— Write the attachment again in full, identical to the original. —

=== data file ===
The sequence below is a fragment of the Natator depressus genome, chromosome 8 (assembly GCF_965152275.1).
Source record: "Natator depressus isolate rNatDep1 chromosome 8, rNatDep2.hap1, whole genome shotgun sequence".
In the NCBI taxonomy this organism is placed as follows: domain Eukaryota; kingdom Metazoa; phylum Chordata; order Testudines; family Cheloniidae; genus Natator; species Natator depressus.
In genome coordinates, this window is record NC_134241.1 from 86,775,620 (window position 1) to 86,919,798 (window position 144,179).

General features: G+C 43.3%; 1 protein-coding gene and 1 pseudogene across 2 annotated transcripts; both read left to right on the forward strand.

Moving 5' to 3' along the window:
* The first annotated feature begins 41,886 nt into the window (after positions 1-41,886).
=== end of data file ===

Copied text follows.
The sequence below is a fragment of the Natator depressus genome, chromosome 8 (assembly GCF_965152275.1).
Source record: "Natator depressus isolate rNatDep1 chromosome 8, rNatDep2.hap1, whole genome shotgun sequence".
In the NCBI taxonomy this organism is placed as follows: domain Eukaryota; kingdom Metazoa; phylum Chordata; order Testudines; family Cheloniidae; genus Natator; species Natator depressus.
In genome coordinates, this window is record NC_134241.1 from 86,775,620 (window position 1) to 86,919,798 (window position 144,179).

General features: G+C 43.3%; 1 protein-coding gene and 1 pseudogene across 2 annotated transcripts; both read left to right on the forward strand.

Moving 5' to 3' along the window:
* The first annotated feature begins 41,886 nt into the window (after positions 1-41,886).